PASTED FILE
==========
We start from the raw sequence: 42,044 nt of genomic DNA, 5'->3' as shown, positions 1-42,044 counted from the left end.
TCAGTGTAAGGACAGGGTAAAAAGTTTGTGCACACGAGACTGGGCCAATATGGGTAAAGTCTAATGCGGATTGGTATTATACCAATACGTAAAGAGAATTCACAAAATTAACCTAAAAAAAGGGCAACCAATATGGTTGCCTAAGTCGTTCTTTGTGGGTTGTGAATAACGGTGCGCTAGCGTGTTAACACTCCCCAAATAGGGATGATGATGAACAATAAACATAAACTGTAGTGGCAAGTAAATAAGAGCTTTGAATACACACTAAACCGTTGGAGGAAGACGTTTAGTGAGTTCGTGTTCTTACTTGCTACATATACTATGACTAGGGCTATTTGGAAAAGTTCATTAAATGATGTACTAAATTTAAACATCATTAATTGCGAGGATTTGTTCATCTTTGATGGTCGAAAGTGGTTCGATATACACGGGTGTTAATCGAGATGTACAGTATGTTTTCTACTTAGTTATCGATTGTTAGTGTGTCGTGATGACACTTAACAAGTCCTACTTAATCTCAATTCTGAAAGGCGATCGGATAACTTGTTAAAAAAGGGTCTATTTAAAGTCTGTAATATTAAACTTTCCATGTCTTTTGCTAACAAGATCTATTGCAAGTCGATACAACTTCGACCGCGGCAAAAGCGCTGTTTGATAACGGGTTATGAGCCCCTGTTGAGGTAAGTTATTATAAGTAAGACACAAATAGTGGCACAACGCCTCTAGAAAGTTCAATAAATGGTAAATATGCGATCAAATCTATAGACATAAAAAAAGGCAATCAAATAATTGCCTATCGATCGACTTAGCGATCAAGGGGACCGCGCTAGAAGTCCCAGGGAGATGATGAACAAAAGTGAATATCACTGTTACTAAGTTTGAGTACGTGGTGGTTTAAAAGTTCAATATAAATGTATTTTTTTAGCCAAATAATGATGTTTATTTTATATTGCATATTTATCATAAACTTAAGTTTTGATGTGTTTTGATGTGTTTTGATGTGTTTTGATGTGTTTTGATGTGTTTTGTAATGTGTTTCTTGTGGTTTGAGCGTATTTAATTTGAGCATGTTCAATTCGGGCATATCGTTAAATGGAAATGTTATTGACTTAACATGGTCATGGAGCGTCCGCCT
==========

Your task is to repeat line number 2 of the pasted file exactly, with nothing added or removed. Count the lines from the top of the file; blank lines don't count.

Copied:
TCAGTGTAAGGACAGGGTAAAAAGTTTGTGCACACGAGACTGGGCCAATATGGGTAAAGTCTAATGCGGATTGGTATTATACCAATACGTAAAGAGAATTCACAAAATTAACCTAAAAAAAGGGCAACCAATATGGTTGCCTAAGTCGTTCTTTGTGGGTTGTGAATAACGGTGCGCTAGCGTGTTAACACTCCCCAAATAGGGATGATGATGAACAATAAACATAAACTGTAGTGGCAAGTAAATAAGAGCTTTGAATACACACTAAACCGTTGGAGGAAGACGTTTAGTGAGTTCGTGTTCTTACTTGCTACATATACTATGACTAGGGCTATTTGGAAAAGTTCATTAAATGATGTACTAAATTTAAACATCATTAATTGCGAGGATTTGTTCATCTTTGATGGTCGAAAGTGGTTCGATATACACGGGTGTTAATCGAGATGTACAGTATGTTTTCTACTTAGTTATCGATTGTTAGTGTGTCGTGATGACACTTAACAAGTCCTACTTAATCTCAATTCTGAAAGGCGATCGGATAACTTGTTAAAAAAGGGTCTATTTAAAGTCTGTAATATTAAACTTTCCATGTCTTTTGCTAACAAGATCTATTGCAAGTCGATACAACTTCGACCGCGGCAAAAGCGCTGTTTGATAACGGGTTATGAGCCCCTGTTGAGGTAAGTTATTATAAGTAAGACACAAATAGTGGCACAACGCCTCTAGAAAGTTCAATAAATGGTAAATATGCGATCAAATCTATAGACATAAAAAAAGGCAATCAAATAATTGCCTATCGATCGACTTAGCGATCAAGGGGACCGCGCTAGAAGTCCCAGGGAGATGATGAACAAAAGTGAATATCACTGTTACTAAGTTTGAGTACGTGGTGGTTTAAAAGTTCAATATAAATGTATTTTTTTAGCCAAATAATGATGTTTATTTTATATTGCATATTTATCATAAACTTAAGTTTTGATGTGTTTTGATGTGTTTTGATGTGTTTTGATGTGTTTTGATGTGTTTTGTAATGTGTTTCTTGTGGTTTGAGCGTATTTAATTTGAGCATGTTCAATTCGGGCATATCGTTAAATGGAAATGTTATTGACTTAACATGGTCATGGAGCGTCCGCCT